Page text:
The latest from Google:
[Google] is now demanding that content partnerships and OS tweaks get the blessing of Andy Rubin before proceeding. The alternative, of course, is to not be inside Google’s warm and fuzzy early access program, but then, as evidenced by the company recently withholding the Honeycomb source code, you end up far behind those among your competitors who do dance to Google’s pipe. [ Engadget]
Endgadget’s article also has a nice quote by Nokia’s Stephen Elop (who has always been close to Microsoft):
The premise of a true open software platform may be where Android started, but it’s not where Android is going.
How is this to be judged?
- Cons: Less freedom for people who work with Android. Tough for Google’s competitors who want to develop for Android, because Google will know about their plans early on.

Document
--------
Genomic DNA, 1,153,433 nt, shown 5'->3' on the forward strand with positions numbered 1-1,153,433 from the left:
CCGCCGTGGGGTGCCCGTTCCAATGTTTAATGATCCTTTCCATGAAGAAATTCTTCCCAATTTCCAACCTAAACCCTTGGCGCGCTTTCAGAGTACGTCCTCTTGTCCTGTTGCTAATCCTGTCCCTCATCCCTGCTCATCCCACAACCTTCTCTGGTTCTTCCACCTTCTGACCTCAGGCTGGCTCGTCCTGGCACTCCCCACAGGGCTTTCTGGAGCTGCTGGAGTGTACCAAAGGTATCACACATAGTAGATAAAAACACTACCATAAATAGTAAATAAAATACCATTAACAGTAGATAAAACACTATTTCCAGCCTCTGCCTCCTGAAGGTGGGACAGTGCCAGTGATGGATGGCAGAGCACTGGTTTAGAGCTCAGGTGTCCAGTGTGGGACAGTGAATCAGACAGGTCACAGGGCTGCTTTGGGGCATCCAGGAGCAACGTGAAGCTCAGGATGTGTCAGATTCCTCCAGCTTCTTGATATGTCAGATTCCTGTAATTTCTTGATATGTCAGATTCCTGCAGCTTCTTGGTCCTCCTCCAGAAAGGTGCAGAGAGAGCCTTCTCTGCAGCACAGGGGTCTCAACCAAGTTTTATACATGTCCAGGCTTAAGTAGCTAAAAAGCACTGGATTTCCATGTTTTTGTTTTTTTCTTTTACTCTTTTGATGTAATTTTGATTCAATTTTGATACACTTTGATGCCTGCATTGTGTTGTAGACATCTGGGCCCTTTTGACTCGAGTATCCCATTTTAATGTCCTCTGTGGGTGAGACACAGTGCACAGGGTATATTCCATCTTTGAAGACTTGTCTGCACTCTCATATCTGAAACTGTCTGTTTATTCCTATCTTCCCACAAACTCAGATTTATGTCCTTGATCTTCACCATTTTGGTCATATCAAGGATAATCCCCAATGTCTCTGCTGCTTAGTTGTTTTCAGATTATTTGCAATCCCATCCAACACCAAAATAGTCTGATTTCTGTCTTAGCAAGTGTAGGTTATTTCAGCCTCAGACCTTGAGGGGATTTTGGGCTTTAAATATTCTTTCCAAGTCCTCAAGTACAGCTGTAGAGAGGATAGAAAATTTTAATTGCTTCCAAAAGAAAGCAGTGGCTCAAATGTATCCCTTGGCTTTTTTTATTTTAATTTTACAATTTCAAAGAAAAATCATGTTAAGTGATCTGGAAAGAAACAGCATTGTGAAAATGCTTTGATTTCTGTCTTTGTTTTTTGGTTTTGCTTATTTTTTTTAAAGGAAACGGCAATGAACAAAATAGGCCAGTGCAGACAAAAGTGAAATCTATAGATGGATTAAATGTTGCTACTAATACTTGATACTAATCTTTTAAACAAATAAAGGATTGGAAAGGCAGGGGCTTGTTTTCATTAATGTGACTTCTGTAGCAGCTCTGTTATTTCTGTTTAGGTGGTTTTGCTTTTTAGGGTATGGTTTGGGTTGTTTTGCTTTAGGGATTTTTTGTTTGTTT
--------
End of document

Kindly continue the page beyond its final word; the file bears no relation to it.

- Pros: It seems like Google is actually developing a strategy for want to do with Android. A lack of of strategy has worried me a bit in the past: How was Google to keep Android’s UI consistent? How was Google supposed to make money with Android (=ensuring its long-term viability)? The former question has been answered. The latter question might still be answered. It’s conceivable that Android’s licensing will become more like Windows Phone 7’s in the future. Then again, maybe not.
This development makes the words of Google’s Vic Gundotra sound a bit hypocritical:
If Google didn’t act, it faced a draconian future where one man, one phone, one carrier were our choice. That’s a future we don’t want. [...] If you believe in openness, if you believe in choice, if you believe in innovation from everyone, then welcome to Android. [May 2010]